Ever since he has been allowed to speak into a microphone at the BYU press conferences, Heaps has pretty much said all the right things. The way he talks about execution and preparation makes you wonder if Bronco has threatened to take away his dining privileges if he said anything besides those two words. There is a chance, however, that Max Hall personally contacted Heaps and told him that he needed to carry on the tradition of excellence. With this being Jake’s first Holy War, he just might go against Bronco’s wishes and unleash hellfire and damnation from the postgame podium. ODDS: This will actually happen next year after Jake’s parents get drenched with beer during this year’s game. 30-1

Matt Reynolds

I want to say there has never been an offensive lineman that has used hate speech in the Holy War. Defensive linemen have been guilty many times, but not those guys on offense. Pre-season All-American Matt Reynolds just might be the guy to buck the trend. I could see a Utah defensive player questioning his toughness after he gets hurt for the 377th time this season. He would then decide to grow a pair, live up to his All-American billing and then talk some trash after the game. Trust me when I say that the Reynolds brothers are capable of a mean streak. One of them may or may not have accidentally punched me in the face during drills at BYU football camp when I was 13. (I got over it quickly after LaVell Edwards handed me an ice pack and called me son. That was about as close as I came to playing BYU football. Those were the glory days.) ODDS: Pretty sure they don’t let people over 300 lbs speak in the postgame press conference. 300-1

Andrew Rich

I just got done reading a lovely article about how Andrew Rich’s brother is a huge Utah fan. That would make it really tough for Rich to replicate Max’s performance from last year. I can see it now. “I don’t like Utah. In fact, I hate them. I hate everything about them. I hate their program, I hate their fans, I hate their… wait. I actually don’t hate my brother, who is a big Utah fan. He’s a pretty good guy. I actually don’t mind their coaches either. I played a round of golf with Whittingham during the summer and I took his daughter out on a few dates. I guess I just hate their alumni.” ODDS: This guy is pretty much Bronco Mendenhall reincarnated. There is no way he slings any hate. Unless he actually did date Whittingham’s daughter and it ended badly. 500-1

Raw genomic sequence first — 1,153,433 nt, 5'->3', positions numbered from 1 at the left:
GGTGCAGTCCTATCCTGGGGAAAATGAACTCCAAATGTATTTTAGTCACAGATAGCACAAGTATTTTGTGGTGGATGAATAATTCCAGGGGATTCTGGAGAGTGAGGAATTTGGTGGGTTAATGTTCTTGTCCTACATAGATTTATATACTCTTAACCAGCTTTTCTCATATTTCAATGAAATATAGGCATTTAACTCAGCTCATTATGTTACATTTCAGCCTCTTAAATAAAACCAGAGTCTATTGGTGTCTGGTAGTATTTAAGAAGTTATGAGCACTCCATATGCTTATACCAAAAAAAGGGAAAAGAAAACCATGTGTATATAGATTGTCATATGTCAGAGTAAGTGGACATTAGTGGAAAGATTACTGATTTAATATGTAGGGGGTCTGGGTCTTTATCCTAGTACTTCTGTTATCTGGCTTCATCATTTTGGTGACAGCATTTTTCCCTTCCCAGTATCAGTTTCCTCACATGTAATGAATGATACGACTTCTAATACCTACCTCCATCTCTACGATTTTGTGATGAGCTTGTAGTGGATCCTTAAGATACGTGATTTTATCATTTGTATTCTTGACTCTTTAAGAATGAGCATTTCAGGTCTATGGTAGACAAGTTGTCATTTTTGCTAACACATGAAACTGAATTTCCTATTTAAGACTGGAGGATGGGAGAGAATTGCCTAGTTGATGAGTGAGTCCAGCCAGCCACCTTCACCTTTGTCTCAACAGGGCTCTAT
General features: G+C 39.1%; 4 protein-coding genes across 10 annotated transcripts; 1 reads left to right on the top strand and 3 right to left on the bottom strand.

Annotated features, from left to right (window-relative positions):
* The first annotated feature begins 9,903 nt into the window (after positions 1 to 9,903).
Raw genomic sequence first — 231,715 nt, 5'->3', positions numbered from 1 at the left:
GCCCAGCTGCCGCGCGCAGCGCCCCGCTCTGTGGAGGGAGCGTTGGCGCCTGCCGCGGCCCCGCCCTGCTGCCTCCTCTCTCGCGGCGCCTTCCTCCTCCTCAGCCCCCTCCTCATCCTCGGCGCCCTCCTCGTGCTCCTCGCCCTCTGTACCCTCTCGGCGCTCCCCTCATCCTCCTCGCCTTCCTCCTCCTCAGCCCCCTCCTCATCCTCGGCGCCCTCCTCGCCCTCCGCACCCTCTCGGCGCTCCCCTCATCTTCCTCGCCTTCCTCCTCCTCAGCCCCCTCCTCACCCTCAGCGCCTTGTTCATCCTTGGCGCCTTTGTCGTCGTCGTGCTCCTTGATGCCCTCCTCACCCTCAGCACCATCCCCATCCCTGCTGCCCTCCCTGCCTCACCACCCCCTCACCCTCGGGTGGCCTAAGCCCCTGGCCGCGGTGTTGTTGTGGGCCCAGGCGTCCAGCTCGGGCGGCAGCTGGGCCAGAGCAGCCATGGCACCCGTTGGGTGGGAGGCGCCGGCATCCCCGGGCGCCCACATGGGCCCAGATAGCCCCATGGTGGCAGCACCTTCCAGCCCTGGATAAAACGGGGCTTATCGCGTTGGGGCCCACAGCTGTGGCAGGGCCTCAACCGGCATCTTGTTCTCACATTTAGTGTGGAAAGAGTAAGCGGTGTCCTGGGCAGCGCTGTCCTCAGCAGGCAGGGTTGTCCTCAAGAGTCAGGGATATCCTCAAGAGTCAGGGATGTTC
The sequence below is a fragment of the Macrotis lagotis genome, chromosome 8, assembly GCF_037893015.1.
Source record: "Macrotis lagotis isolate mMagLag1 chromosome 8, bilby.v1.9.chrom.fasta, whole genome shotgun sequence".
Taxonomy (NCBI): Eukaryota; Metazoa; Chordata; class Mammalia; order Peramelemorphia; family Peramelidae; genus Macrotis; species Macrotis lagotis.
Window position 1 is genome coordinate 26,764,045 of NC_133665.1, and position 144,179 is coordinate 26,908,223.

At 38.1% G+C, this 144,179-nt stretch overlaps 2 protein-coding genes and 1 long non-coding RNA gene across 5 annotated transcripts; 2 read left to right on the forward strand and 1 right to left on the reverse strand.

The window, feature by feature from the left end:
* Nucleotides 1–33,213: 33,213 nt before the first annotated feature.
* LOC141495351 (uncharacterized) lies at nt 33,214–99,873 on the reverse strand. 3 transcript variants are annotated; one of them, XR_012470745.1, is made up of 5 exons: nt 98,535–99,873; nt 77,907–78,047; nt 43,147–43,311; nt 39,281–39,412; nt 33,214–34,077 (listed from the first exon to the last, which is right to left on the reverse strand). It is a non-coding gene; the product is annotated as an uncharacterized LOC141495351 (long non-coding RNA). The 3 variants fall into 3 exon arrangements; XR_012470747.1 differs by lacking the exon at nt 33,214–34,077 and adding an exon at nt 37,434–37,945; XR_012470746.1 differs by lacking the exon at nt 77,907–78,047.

Matt Marshall

I find it very interesting that one of the more insignificant individuals on the BYU football team happens to be the most arrogant. I actually shouldn’t say that. He came up huge on two fake punts and has done a great job holding extra points. That said, it seems like every single game I see Matt get in someone’s face to talk at little trash. Marshall is also from the SLC area so I’m sure he has plenty of beef with some folks up on the hill. If he does decide to run his mouth, let’s hope tsomeone with a little more substance, like Terrance Brown, will have his back. I’m afraid of what someone might do to the little guy. ODDS: I’m taking this bet to the bank. Well, to Vegas first, then the bank. 2-5

Jordan Pendleton

Correct me if I am wrong, but JP might be the scariest person alive. He has this look in his eye that screams, “I’M SO FREAKING CRAZY! I WILL EAT YOU!” You think I’m kidding, but I’ve seen it. I nearly wet myself. Anyhow, nobody knows if he is going to play in this week’s game, but I’m going to say he will tough it out and suit up. It seems as if BYU coaches have done their best in keeping JP away from the media, but I think after this game a reporter will shove a microphone in his face and he will go crazy and let the hate spew from his mouth. ODDS: He’ll probably eat Matt Asiata’s leg instead. 50-1